Quality-of-life concerns differ among patients, parents, and medical providers in children and adolescents with congenital and acquired heart disease

Bradley S. Marino, Ryan S. Tomlinson, Dennis Drotar, Emily S. Claybon, Abigail Aguirre, Richard Ittenbach, Josie S. Welkom, Mark A. Helfaer, Gil Wernovsky, Judy A. Shea

Research output: Contribution to journalArticlepeer-review

58 Scopus citations

Abstract

OBJECTIVES. Mortality rates in pediatric patients with heart disease have decreased dramatically in recent decades, resulting in an increasing number of survivors with morbidities that impact quality of life. The purpose of this study was to assess and compare how heart disease affects the quality of life of the pediatric cardiac patient from the perspectives of the patient, parent, and health care provider. METHOD. Individual focus groups were conducted with children (8-12 years of age) with heart disease, adolescents (13-18 years of age) with heart disease, parents of children with heart disease, parents of adolescents with heart disease, and health care providers of pediatric patients with heart disease. A structured focus group technique was used to develop a list of potential items that might affect quality of life. Participants chose the 5 most important items from the list. These items were then categorized into preidentified dimensions (physical, psychological, social, school, and other). The percentages of the total votes for all items were calculated and distributions of responses across dimensions within group and within dimension across groups were reported and compared qualitatively. RESULTS. Patient and parent groups identified similar items as important. Providers identified different items. The physical limitation item received the largest percentage of total votes in all groups (9%-20%). Analysis across dimension revealed that those items related to the physical dimension received the highest percentage of total votes among all groups (30.2%-51.2%). Analysis within dimension revealed that patients endorsed items in the physical dimension more frequently than parents or providers. Within the psychological dimension, the children selected the fewest items relative to all other groups (7.2% vs 21.3%-37.8%), whereas health care providers endorsed these items more frequently than patients or parents (child or parent of child groups 7.2%-21.3% vs health care provider group 28.8%; adolescent or parent of adolescent groups 29.6% vs health care provider group 37.8%). Differences were noted between the child and adolescent groups in the psychological (child versus adolescent: 7.2% vs 29.6%) and school (child versus adolescent: 11.2% vs 2.1%) dimensions. CONCLUSIONS. Patients and parents generally agreed on how heart disease affects the quality of life of children and adolescents, whereas health care providers had a different opinion.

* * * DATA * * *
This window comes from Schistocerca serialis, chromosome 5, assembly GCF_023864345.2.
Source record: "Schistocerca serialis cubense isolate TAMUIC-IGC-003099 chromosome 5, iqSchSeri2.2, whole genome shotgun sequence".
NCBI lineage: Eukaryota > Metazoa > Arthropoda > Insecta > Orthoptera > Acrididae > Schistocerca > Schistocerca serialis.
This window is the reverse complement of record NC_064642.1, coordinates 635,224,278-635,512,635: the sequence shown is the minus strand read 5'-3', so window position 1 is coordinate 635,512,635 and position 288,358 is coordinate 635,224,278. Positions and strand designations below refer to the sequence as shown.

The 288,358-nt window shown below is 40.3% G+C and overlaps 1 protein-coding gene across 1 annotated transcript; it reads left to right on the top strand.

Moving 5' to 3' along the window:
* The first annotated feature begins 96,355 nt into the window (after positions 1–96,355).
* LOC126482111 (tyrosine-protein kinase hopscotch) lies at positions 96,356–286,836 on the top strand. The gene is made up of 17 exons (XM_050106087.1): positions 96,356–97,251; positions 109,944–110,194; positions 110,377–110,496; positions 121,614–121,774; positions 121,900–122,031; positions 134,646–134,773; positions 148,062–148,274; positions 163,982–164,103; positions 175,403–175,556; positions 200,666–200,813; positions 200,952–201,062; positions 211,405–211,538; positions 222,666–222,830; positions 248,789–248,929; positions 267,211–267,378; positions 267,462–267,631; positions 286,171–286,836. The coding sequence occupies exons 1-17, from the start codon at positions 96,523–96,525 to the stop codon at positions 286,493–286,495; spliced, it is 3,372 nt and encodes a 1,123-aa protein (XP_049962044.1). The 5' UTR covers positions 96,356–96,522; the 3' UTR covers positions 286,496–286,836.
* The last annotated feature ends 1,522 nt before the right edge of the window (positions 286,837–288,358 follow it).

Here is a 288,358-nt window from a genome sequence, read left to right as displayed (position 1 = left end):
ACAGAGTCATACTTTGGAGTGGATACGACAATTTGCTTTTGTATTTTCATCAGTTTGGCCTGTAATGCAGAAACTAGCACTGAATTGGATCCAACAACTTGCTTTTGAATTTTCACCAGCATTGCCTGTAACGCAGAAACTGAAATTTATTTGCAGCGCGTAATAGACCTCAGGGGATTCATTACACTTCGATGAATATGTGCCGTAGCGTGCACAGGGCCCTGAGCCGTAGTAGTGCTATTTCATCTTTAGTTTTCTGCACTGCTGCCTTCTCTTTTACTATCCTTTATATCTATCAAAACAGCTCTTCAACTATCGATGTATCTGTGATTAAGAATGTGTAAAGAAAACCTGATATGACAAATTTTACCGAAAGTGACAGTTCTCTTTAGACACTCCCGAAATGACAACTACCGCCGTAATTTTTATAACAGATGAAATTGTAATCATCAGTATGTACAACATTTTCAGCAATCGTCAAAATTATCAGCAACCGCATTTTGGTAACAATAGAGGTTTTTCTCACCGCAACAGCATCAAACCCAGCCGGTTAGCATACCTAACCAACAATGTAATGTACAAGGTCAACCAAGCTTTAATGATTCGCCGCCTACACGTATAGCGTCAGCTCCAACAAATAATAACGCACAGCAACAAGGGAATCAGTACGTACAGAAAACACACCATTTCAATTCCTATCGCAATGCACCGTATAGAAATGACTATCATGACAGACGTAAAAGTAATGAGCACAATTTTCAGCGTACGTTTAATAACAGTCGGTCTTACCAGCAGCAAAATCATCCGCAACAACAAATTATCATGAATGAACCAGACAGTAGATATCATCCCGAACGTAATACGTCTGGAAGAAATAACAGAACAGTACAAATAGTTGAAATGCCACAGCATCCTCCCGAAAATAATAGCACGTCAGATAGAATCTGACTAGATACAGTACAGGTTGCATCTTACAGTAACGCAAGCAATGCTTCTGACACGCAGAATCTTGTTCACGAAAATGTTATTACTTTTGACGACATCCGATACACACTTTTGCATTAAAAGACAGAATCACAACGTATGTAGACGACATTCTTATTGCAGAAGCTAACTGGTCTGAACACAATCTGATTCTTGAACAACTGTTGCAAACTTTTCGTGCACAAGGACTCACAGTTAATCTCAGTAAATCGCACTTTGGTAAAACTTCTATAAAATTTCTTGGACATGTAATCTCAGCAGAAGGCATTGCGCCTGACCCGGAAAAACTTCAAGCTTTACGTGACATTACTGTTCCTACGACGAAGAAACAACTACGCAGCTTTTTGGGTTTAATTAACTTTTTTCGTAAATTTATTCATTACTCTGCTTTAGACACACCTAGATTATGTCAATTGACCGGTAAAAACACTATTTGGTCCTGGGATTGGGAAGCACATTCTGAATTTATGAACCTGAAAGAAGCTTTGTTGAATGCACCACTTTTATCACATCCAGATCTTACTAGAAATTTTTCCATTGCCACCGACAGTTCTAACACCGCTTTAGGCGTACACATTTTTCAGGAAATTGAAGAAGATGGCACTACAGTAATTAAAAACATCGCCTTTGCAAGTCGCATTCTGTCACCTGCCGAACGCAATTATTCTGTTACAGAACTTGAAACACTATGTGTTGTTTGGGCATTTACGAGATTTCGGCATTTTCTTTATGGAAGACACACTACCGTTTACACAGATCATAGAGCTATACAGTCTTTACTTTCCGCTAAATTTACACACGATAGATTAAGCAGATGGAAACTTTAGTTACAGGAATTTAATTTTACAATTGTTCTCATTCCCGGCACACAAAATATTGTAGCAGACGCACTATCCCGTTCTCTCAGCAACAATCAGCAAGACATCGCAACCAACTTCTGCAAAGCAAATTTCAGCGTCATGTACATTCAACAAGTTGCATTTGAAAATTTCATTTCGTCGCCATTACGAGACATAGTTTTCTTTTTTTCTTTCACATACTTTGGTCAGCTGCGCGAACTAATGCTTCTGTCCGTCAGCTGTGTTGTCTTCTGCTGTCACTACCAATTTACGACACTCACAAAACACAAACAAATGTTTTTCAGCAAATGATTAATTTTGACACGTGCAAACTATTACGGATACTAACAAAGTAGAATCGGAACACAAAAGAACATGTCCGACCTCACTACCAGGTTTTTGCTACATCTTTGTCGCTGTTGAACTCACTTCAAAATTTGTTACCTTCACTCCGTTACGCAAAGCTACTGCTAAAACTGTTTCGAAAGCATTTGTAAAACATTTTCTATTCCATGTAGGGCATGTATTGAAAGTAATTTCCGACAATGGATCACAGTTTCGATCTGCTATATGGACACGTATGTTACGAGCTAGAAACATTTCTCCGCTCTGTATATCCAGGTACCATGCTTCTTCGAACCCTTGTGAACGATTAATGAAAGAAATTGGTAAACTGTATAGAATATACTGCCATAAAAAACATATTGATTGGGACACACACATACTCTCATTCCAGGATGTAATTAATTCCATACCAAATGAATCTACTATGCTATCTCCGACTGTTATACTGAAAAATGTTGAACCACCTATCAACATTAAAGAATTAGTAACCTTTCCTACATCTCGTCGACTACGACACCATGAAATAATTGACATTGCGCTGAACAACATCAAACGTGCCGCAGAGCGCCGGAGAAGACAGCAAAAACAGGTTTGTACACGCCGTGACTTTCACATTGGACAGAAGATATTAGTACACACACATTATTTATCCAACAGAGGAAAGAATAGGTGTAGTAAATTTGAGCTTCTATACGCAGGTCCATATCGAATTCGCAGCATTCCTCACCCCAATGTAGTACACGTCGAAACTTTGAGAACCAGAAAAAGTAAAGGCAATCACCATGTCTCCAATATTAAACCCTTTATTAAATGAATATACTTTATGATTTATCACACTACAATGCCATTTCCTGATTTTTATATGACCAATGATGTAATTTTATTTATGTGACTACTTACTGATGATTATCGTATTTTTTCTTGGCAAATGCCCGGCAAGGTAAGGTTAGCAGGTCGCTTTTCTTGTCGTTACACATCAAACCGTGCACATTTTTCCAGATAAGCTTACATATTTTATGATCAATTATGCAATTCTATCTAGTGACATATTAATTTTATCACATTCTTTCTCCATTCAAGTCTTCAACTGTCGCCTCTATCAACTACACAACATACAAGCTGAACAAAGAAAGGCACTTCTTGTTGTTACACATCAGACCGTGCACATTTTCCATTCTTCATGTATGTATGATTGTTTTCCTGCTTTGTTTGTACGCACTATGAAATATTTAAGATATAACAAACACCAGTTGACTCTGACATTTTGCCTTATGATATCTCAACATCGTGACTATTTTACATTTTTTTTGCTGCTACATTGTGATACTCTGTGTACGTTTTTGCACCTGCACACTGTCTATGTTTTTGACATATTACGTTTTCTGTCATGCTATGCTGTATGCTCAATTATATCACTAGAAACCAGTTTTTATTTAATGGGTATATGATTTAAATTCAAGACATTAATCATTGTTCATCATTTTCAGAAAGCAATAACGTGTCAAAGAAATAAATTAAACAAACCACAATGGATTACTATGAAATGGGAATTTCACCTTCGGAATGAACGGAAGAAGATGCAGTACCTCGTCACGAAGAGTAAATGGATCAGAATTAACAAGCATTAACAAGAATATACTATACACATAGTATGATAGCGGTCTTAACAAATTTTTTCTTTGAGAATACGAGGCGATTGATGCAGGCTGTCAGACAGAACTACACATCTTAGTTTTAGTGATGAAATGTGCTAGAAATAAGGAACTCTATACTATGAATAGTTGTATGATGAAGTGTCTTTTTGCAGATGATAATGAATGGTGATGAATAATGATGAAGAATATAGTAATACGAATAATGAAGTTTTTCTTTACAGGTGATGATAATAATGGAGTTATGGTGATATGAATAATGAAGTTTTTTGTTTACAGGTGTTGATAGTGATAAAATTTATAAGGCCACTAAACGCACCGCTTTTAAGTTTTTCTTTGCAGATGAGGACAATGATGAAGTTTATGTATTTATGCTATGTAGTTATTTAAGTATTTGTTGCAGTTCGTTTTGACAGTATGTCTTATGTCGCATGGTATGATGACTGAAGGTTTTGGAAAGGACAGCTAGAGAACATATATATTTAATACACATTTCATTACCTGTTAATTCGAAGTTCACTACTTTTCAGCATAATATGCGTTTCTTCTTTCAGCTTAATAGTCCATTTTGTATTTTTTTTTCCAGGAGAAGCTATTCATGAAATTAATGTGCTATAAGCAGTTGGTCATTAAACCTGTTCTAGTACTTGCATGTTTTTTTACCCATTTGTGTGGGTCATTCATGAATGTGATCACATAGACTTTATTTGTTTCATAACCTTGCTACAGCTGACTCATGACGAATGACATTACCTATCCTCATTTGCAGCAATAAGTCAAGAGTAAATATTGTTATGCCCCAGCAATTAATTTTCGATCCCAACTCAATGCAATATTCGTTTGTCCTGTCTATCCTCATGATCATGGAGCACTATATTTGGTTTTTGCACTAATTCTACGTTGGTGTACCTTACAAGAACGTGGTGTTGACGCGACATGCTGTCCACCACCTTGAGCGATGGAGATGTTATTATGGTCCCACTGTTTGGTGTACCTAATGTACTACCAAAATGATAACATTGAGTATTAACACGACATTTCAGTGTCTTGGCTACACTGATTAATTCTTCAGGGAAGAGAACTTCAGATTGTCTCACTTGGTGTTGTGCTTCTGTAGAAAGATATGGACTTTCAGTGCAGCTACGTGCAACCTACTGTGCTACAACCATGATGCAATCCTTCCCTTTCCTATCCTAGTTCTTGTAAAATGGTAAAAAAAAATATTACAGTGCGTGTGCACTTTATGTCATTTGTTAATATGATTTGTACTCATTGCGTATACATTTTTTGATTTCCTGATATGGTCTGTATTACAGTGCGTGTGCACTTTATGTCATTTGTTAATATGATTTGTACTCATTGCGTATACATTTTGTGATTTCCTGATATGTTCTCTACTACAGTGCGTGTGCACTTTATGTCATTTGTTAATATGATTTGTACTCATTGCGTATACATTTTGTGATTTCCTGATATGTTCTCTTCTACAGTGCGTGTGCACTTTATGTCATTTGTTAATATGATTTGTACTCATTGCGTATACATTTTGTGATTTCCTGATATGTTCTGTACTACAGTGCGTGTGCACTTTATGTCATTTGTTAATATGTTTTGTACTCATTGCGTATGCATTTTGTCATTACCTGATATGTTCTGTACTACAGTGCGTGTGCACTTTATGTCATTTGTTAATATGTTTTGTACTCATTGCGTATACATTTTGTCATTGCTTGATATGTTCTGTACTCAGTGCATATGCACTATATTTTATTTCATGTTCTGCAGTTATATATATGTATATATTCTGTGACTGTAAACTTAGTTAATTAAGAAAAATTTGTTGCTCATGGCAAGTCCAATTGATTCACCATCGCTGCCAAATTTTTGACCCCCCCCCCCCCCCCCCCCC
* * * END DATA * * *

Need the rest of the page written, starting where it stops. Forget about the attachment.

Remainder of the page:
Original languageEnglish (US)
Pages (from-to)e708-e715
JournalPediatrics
Volume123
Issue number4
DOIs
StatePublished - Apr 2009

Keywords

  • Adolescents
  • Children
  • Congenital heart disease
  • Focus groups
  • Medical providers
  • Quality of life

ASJC Scopus subject areas

  • Pediatrics, Perinatology, and Child Health

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